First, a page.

Growing up to be a man


Released 24/11/16

“You have to do your own growing no matter how tall your grandfather was.” – Abraham Lincoln

This year’s White Ribbon Day is about building respectful relationships, the alternative to violence towards women.

How often do we hear – “Grow up. Be a man.” What does that really mean?

ACC’s Mike McCarthy, Injury Prevention Portfolio Manager – Violence, says fathers will be trying to explain to their sons what being a man really is and in most cases it will be based on their own experience as a young man growing up.

“White Ribbon provides an opportunity to put this into perspective and change old-fashioned stereo-type gender roles by looking more closely at what it really means to be a ‘man’.”

The focus being not to tell young men how they should act but suggesting ‘being a man is whatever you want it to be – just try to be a good man who’s happy within himself.’

A ‘strong man’ challenges violence against women and the attitudes that support it.

“Fathers play a very important part in influencing a child in how to learn about respecting others and developing respectful relationships. Kids learn by observing a father’s actions and listening to what they say.”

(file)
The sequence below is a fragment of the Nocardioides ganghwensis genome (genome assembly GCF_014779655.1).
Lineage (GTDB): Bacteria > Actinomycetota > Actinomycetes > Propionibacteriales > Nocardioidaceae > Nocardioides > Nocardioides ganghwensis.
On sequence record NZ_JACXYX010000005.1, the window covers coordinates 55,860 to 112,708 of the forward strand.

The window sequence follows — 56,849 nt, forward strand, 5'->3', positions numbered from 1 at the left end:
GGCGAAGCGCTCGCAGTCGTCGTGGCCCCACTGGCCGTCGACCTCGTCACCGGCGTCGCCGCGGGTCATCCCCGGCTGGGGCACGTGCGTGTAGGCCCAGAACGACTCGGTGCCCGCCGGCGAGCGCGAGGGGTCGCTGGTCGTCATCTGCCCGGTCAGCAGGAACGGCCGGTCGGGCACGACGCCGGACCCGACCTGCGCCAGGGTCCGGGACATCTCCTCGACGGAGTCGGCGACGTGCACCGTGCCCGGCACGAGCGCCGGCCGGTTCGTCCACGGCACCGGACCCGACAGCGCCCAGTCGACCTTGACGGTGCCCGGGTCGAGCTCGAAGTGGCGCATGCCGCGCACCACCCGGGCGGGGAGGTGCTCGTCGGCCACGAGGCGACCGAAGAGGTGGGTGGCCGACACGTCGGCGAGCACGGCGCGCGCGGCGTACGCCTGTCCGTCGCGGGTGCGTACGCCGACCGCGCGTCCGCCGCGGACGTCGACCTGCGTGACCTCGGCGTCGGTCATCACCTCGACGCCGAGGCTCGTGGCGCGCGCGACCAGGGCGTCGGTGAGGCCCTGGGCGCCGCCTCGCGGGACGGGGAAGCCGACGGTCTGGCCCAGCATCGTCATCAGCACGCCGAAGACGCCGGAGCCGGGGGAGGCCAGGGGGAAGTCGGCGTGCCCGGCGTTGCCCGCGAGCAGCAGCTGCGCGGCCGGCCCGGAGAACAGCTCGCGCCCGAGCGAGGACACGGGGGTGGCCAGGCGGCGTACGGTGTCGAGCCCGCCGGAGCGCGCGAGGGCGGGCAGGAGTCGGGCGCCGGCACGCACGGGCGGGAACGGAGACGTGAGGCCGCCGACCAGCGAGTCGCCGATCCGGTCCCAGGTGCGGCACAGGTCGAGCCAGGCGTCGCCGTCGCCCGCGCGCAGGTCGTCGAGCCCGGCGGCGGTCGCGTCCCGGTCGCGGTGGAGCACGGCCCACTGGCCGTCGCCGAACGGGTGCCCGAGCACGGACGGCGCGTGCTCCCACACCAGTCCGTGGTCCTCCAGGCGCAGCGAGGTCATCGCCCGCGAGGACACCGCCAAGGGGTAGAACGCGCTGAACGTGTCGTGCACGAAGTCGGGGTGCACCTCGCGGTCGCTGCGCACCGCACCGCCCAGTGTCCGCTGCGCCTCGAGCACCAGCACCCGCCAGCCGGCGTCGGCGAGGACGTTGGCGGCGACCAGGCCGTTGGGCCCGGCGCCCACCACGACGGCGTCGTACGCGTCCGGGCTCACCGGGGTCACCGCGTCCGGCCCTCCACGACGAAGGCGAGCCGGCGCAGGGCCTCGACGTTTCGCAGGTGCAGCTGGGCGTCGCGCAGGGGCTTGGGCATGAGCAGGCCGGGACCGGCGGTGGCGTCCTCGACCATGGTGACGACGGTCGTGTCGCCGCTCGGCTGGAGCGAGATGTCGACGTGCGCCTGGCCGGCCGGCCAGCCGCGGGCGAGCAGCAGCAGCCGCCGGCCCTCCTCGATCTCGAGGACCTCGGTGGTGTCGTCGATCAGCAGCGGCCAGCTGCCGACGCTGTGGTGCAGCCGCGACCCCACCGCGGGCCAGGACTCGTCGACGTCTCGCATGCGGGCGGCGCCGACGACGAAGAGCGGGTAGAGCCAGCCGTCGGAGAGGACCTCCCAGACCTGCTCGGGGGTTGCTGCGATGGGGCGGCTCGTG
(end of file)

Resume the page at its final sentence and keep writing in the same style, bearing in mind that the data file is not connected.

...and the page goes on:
ACC sensitive claims* data shows that more than one out of every three claims take place between the ages of 13 and 24. As a result of this, ACC has a key goal to support children and young people (those aged 25 and under) to experience safe, healthy and respectful relationships.

To achieve this goal, ACC developed a secondary school-based healthy relationships programme, Mates and Dates, to help young people to learn how to have healthy relationships, based on respect for each other, that they will carry throughout their lives.

The sooner young people learn about respect, as a ‘behaviour’, the better.

“Through Mates and Dates we believe all young people are able to act with respect towards their mates, dates, and family in all interactions,” says Mike.

* Sensitive claims is mental injury caused as a result of sexual abuse.